What does “Set Free in Christ” really mean?
This phrase has slowly been creeping into the Christian arena with the sense that we have been set free for freedom’s sake. Added to that are other variations I’ve heard: “free in Christ”; “freedom in Christ”; “I’m free”; “Set free to be me.” But what does all of this really mean? Can I live how I want to and have my own agenda as to how my life proceeds because after all, I’m a Christian and I’ve been set free!? Am I free to operate purely in a mode of my choosing filled with love, justice, creativity, and happiness? Am I free to listen to the beat of my own drum and declare my individuality to the world because I’ve been set free?
Before we go any further, let’s start at the most important place to see where we need to be headed….God’s Word!
Romans 8:1-2(ESV) establishes, “Therefore, there is now no condemnation for those who are in Christ Jesus, because through Christ Jesus the law of the Spirit who gives life has set you free from the law of sin and death.”
A few chapters later we are reminded in Romans 6:23(ESV) “For the wages of sin is death, but the gift of God is eternal life in Christ Jesus our Lord.”
I don’t really have to go on here ~ God’s Word is very clear regarding what kind of “freedom” God is talking about. The freedom that we live in as Christians is a free gift from the Lord who died on the cross to save us from certain eternal death due to our sin and bring us back to complete and whole restoration and relationship with Him! We did nothing to earn or deserve this privilege. We are given this gift simply because we are loved by the amazing Creator of the Universe, who desires to have us restored to Him.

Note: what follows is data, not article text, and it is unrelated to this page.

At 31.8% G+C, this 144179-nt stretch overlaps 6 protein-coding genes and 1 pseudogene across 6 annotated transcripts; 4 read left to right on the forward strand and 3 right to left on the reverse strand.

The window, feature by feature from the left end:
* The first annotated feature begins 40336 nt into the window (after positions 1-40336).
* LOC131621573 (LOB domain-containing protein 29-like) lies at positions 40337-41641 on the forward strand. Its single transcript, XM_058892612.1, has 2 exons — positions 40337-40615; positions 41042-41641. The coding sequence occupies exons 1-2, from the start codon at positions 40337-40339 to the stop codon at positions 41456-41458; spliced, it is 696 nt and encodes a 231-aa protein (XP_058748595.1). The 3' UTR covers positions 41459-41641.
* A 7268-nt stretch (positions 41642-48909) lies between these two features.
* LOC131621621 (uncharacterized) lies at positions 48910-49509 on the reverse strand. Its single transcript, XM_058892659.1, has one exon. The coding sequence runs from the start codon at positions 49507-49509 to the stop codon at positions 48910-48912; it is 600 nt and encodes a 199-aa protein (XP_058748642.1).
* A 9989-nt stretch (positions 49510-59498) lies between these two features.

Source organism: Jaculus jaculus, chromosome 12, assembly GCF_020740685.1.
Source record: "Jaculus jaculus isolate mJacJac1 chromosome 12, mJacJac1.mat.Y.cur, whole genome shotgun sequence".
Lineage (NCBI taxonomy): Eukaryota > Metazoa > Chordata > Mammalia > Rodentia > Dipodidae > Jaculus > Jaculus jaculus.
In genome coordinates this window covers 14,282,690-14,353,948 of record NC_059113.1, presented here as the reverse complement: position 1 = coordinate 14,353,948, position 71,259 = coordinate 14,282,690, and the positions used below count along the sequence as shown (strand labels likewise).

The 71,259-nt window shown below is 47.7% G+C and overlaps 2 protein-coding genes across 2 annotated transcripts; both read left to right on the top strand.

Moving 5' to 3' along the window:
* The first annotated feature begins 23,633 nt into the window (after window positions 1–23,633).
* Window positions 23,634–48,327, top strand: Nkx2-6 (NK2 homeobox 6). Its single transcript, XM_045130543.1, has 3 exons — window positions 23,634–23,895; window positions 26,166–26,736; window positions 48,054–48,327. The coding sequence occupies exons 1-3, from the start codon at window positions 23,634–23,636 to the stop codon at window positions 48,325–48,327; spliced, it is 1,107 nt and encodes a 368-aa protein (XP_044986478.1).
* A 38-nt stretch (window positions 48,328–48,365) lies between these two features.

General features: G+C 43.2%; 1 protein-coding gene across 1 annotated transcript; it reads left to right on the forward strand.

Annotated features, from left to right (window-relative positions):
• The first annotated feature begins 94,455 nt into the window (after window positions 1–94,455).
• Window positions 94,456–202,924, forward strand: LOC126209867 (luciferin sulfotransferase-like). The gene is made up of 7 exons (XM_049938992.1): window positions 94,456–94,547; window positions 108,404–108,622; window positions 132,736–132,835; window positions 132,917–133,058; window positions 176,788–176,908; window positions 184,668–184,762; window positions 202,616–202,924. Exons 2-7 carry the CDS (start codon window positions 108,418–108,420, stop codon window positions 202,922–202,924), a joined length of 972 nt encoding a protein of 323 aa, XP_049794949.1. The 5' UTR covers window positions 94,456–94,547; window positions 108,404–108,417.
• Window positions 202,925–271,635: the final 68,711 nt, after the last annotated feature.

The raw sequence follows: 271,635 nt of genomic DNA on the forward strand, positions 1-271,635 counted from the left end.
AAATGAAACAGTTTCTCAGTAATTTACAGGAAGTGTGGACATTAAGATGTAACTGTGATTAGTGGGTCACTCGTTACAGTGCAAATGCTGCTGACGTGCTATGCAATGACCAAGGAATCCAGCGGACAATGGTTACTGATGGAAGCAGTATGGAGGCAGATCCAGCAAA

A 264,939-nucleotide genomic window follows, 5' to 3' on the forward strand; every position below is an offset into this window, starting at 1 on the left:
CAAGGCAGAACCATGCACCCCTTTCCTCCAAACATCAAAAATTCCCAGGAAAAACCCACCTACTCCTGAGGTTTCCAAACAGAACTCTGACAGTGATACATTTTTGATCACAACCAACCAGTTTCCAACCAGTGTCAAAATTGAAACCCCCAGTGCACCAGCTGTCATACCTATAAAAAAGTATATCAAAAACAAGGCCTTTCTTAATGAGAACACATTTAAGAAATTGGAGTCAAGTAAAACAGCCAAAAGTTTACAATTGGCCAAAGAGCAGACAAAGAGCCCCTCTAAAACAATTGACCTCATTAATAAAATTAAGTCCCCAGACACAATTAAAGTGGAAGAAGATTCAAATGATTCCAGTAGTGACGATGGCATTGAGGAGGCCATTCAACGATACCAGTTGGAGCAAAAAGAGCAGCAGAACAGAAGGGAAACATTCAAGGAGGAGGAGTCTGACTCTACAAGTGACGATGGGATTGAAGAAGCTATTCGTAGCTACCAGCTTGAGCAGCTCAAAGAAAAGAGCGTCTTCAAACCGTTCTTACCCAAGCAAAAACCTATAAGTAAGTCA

Take a moment and let that truly sink in deep to your heart and your mind.
The salvation that comes when we acknowledge Jesus as our Lord and Savior does not, in any way, open the flood gates of individual personification of who we think we are and the ability or even the right, to do what we want to do.
I’ll admit, I’ve laughed at the old saying, “Sometimes it’s easier to ask forgiveness than permission.”, however, in light of my relationship with the Lord, it’s not that funny. Too often, this is our mentality. What this statement is communicating is how we still at times function with a selfish nature, from which we make our life decisions. When we do not maintain an established connection with how Christ desires for us to live, the “I want what I want and I want it right now” attitude rears its ugly head. That path, my friend, is a dangerous one ~ one that I’ve stumbled down on more than one occasion; one that you can come back from but with more wounds that need to healing.
To be free in Christ means ~ we are free from sin and death; and that we can be restored to relationship with God.
To be free in Christ does not mean ~ we can take Scripture out of context; we can act according to our personal will and convictions; we can interpret Scripture to our own sensibilities to justify our lifestyle/attitudes as acceptable behavior.